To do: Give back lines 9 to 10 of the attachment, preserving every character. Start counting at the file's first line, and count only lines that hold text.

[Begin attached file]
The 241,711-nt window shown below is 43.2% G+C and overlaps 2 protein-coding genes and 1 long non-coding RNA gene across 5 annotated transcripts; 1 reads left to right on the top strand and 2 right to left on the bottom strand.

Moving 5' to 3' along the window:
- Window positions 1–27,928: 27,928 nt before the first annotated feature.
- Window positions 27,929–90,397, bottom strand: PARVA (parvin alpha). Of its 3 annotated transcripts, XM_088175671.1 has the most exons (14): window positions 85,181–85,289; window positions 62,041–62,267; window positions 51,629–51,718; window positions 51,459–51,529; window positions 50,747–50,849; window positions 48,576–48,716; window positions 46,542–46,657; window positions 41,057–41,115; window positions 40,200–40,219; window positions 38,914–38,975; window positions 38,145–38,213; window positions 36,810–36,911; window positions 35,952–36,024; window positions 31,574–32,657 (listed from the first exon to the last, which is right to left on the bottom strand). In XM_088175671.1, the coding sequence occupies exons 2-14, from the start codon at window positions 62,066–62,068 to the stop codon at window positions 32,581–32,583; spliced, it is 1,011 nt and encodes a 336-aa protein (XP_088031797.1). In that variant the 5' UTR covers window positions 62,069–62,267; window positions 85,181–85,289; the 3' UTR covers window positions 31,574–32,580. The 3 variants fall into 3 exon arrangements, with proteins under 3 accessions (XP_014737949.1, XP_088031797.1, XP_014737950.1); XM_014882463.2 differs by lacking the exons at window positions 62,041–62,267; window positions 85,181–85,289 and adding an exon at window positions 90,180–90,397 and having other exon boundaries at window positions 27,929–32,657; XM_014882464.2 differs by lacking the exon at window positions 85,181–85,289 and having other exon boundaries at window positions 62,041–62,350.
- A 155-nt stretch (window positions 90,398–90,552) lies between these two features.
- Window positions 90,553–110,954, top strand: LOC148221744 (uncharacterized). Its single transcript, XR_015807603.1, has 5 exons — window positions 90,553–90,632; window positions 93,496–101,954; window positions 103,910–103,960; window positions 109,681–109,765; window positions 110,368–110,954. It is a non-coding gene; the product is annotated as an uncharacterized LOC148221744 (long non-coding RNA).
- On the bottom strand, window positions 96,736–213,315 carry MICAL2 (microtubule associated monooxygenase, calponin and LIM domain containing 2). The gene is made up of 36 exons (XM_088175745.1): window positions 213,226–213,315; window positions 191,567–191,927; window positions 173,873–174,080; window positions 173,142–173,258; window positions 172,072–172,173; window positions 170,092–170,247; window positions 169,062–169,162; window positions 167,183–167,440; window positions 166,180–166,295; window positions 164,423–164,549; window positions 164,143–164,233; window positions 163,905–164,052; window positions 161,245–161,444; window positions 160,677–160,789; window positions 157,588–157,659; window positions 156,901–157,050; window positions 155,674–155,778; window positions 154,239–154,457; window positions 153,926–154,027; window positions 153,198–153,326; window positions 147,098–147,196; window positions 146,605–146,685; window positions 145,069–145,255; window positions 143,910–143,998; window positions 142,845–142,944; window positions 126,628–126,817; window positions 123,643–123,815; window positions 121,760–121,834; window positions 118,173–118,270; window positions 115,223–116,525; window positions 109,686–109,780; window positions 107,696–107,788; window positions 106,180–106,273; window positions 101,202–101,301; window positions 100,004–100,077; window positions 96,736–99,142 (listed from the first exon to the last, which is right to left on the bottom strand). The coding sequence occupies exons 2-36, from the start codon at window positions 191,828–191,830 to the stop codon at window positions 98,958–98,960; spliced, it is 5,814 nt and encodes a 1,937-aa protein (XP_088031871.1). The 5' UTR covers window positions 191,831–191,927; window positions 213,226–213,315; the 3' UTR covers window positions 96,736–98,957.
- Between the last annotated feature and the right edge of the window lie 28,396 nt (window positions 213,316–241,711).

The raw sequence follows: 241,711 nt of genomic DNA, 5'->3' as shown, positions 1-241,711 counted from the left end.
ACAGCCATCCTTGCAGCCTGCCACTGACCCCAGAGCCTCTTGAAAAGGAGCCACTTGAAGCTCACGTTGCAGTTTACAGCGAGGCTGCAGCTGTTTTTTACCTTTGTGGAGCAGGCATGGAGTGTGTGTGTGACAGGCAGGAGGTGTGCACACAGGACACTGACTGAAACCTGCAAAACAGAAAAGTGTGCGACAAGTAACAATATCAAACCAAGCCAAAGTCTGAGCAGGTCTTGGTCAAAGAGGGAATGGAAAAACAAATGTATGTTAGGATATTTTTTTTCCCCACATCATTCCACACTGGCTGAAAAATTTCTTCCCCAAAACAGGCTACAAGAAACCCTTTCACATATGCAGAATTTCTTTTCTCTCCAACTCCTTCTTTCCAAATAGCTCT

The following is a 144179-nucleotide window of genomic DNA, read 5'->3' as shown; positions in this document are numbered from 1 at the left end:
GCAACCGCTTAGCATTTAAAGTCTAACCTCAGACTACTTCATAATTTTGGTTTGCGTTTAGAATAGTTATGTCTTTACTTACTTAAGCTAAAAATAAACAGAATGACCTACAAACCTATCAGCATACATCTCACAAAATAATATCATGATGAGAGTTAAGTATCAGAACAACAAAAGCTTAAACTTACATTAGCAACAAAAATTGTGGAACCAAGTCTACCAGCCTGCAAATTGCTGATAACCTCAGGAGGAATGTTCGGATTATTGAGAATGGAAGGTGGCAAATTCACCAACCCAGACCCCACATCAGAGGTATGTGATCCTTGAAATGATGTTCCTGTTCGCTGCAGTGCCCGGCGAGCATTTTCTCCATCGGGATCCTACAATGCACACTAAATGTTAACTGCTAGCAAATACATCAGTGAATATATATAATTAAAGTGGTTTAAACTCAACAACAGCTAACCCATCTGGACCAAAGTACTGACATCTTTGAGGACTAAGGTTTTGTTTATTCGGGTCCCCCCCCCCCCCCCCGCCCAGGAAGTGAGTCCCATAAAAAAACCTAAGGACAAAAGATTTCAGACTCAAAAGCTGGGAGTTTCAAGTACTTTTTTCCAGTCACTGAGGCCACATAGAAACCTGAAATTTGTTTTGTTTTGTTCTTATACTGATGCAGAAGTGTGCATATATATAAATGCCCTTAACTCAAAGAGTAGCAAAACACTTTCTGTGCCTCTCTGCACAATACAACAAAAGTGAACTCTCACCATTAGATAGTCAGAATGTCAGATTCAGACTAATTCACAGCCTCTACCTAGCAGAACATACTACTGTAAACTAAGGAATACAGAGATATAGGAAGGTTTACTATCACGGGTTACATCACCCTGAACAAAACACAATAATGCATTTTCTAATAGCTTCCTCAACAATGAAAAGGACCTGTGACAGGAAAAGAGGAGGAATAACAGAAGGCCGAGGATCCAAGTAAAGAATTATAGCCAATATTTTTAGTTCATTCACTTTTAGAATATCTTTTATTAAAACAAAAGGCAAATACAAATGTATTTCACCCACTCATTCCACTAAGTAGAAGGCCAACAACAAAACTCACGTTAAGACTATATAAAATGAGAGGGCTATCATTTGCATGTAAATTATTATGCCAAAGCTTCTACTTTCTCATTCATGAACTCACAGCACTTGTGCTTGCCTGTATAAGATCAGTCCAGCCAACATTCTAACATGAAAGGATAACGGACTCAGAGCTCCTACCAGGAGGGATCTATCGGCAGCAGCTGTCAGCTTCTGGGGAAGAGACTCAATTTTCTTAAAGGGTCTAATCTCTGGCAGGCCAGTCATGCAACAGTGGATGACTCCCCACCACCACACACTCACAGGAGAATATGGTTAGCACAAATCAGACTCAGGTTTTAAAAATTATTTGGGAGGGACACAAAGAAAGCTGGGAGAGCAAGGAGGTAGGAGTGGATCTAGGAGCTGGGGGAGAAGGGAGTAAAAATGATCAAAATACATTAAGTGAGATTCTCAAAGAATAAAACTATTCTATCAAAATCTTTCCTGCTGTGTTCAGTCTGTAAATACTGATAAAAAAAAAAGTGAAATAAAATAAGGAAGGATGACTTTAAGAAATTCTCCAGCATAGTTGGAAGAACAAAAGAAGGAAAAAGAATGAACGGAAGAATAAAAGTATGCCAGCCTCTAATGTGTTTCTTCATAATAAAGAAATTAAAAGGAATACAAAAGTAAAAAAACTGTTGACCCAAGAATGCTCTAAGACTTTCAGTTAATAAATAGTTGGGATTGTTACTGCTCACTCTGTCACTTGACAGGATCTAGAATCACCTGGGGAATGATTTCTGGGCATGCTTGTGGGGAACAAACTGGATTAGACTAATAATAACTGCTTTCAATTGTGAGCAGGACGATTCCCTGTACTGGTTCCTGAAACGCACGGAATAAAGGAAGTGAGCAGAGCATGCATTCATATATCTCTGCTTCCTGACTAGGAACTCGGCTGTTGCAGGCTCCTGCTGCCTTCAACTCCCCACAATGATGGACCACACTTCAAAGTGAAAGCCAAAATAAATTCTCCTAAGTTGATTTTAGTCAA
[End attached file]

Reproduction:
The raw sequence follows: 241,711 nt of genomic DNA, 5'->3' as shown, positions 1-241,711 counted from the left end.
ACAGCCATCCTTGCAGCCTGCCACTGACCCCAGAGCCTCTTGAAAAGGAGCCACTTGAAGCTCACGTTGCAGTTTACAGCGAGGCTGCAGCTGTTTTTTACCTTTGTGGAGCAGGCATGGAGTGTGTGTGTGACAGGCAGGAGGTGTGCACACAGGACACTGACTGAAACCTGCAAAACAGAAAAGTGTGCGACAAGTAACAATATCAAACCAAGCCAAAGTCTGAGCAGGTCTTGGTCAAAGAGGGAATGGAAAAACAAATGTATGTTAGGATATTTTTTTTCCCCACATCATTCCACACTGGCTGAAAAATTTCTTCCCCAAAACAGGCTACAAGAAACCCTTTCACATATGCAGAATTTCTTTTCTCTCCAACTCCTTCTTTCCAAATAGCTCT